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For women at high risk for breast cancer, typically because of a strong family history, MRI may be an appropriate tool to screen for breast cancer in conjunction with mammography and ultrasound. A strong family history is usually a mother or sister who has had breast cancer before age 50. It can also be aunts or cousins, including those on your father’s side. Relatives who have had ovarian cancer also increase your risk. Your radiologist or primary care doctor can look at your family history and determine if screening MRI may be appropriate for you. Depending on your family history, genetic counseling may also be recommended.
After being diagnosed with breast cancer, a breast MRI may be performed to determine:
- how large the cancer is and whether it involves the underlying muscle.
- if there are other cancers in the same breast and whether there is an unsuspected cancer in the opposite breast.
- if there are any abnormally large lymph nodes in the armpit, which can be a sign the cancer has spread to that site.
Sometimes an abnormality seen on a mammogram cannot be adequately evaluated by additional mammography and ultrasound alone. In these rare cases, MRI can be used to definitively determine if the abnormality needs biopsy or can safely be left alone.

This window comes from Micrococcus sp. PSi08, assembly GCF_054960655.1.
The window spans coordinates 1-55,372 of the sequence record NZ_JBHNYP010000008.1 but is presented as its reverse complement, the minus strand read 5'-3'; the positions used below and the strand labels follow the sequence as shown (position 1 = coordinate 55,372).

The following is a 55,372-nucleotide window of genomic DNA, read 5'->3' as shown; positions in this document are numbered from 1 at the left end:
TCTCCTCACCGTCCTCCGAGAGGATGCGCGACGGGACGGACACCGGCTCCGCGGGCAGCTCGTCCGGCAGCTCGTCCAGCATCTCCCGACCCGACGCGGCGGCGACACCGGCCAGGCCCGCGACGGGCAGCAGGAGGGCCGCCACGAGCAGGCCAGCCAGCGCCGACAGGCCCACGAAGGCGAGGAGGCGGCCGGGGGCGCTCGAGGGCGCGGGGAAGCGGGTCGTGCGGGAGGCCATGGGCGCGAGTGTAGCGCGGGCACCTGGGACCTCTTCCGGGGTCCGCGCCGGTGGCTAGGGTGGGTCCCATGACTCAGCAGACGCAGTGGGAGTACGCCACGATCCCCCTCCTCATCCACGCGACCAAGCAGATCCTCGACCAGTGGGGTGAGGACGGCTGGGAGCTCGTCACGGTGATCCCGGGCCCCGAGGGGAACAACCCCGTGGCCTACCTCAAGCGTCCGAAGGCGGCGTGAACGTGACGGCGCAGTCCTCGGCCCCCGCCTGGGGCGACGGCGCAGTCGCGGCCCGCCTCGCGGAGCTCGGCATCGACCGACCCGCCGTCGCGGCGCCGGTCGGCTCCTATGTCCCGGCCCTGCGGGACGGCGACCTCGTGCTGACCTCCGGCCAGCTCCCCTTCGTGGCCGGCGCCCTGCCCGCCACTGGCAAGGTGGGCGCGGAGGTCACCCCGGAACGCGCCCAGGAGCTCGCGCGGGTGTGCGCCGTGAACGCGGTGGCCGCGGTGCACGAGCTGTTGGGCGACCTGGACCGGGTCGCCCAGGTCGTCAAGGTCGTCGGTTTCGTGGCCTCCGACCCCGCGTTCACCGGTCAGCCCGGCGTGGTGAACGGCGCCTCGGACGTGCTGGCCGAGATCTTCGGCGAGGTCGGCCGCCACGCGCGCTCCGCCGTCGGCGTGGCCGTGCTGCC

Scarring and recurrent cancer can look identical on mammography and ultrasound. If a change in a lumpectomy scar is detected by either mammography or a physical exam, MRI can help determine whether the change is normal maturation of the scar or a recurrence of the cancer.
In some cases, breast cancer will be treated with chemotherapy before it has been removed by surgery. This is called neoadjuvant chemotherapy. In these cases, MRI is often used to monitor how well the chemotherapy is working and to reevaluate the amount of tumor still present before the surgery is
MRI is the best test for determining whether silicone implants have ruptured.